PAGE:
Poisoning, primarily by drugs, kills more people than car accidents, making it the nation's biggest injury-related cause of death, according to a report by the Trust for America's Health and the Robert Wood Johnson Foundation.
Nationwide, 13.3 people per 100,000 died from poisoning between 2007 and 2009, compared with 12.4 from motor-vehicle accidents during the same period, the report found.
More than 90 percent of unintentional poisoning deaths in 2007 were caused by drugs and medicine, the report said.
The report identified a new set of injury threats, including concussions in school sports, bullying, auto accidents while texting, falls by aging baby boomers and a "dramatic, fast rise in prescription drug abuse." Sales of prescription painkillers and related deaths have tripled since 1999, it said.
"Motor-vehicle accidents are more dramatic and get more coverage, but poisoning happens every day," said Jeff Levi, who heads the Washington-based trust. "As we've seen poisoning from prescription drugs reach epidemic levels, it's time to raise it on the radar screen."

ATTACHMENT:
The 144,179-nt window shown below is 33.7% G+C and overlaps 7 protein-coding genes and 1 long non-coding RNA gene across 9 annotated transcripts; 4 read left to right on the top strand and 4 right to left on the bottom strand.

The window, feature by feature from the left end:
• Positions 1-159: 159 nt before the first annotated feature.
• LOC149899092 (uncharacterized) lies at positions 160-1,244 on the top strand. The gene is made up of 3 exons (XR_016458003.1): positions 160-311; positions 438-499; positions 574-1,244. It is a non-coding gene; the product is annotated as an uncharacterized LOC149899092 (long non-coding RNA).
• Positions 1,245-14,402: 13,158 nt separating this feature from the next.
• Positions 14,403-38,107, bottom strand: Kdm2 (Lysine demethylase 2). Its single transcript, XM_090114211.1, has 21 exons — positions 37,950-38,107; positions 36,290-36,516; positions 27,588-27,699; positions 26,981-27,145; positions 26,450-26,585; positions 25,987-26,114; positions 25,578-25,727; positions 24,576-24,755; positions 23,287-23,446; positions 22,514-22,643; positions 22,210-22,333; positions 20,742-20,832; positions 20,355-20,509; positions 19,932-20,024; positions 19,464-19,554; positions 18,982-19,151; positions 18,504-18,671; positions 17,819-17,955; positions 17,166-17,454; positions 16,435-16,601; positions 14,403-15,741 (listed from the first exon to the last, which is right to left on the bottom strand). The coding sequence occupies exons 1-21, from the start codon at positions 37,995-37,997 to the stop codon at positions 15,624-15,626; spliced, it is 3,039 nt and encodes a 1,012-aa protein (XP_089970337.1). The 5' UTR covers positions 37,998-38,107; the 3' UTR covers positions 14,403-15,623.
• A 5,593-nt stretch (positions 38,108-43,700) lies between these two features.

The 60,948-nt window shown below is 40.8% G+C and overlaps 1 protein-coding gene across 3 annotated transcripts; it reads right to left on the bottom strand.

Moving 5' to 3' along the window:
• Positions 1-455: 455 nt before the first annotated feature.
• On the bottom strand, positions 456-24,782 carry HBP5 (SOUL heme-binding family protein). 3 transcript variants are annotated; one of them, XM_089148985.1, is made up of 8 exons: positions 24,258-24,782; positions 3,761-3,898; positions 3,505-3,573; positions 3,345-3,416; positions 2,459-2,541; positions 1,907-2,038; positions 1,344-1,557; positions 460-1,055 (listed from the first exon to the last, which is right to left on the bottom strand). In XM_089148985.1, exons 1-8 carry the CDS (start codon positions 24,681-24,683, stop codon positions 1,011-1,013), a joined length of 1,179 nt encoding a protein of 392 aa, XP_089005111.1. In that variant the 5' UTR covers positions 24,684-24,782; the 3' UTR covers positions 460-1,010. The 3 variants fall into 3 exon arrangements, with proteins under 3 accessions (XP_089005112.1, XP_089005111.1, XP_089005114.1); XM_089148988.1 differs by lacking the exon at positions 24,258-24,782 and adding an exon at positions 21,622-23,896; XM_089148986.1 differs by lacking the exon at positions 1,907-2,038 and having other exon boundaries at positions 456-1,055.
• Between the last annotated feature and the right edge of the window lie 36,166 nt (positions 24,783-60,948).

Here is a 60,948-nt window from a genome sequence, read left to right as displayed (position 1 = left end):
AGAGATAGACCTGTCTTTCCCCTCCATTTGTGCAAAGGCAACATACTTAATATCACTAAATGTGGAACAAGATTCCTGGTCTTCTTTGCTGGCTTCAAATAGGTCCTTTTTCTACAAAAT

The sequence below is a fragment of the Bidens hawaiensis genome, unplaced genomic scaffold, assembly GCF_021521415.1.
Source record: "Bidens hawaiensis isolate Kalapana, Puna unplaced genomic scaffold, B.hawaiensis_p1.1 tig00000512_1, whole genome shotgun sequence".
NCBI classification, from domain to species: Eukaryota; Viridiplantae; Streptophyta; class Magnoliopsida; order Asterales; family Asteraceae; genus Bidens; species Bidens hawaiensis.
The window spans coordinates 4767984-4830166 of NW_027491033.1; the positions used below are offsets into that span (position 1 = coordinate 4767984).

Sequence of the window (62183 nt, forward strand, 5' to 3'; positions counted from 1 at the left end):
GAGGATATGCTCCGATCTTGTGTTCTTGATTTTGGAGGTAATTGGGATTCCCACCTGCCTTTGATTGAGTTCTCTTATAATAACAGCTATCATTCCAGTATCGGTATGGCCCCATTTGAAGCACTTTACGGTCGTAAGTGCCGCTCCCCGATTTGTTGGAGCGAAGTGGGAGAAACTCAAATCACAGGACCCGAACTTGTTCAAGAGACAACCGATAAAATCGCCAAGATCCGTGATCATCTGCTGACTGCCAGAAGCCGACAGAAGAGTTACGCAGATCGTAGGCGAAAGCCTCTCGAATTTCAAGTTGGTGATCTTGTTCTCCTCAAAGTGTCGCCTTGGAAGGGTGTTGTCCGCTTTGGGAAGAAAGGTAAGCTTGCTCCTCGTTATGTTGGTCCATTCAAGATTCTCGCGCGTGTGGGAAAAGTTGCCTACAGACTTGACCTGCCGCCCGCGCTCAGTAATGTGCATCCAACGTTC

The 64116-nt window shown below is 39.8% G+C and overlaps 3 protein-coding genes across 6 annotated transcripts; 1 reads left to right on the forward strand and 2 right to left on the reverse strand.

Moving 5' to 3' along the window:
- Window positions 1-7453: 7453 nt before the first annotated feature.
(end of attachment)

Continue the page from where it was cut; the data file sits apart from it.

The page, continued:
From Washington to Maine, states have passed or are considering laws designed to better regulate prescription drugs. Deaths from prescribed pain relievers have exceeded the number caused by cocaine and heroin combined, the report said.
Forty-eight states have implemented, or have pending, programs meant to track prescriptions to keep buyers from visiting multiple doctors to get the same drug.
Last month, New Mexico, which has the highest poisoning death rate and injury-related fatality rate in the United States, made available online to providers its database tracking prescriptions. It's also expanding a program created for heroin users to help pharmaceutical-drug addicts, Michael Landen, deputy state epidemiologist, said in a telephone interview.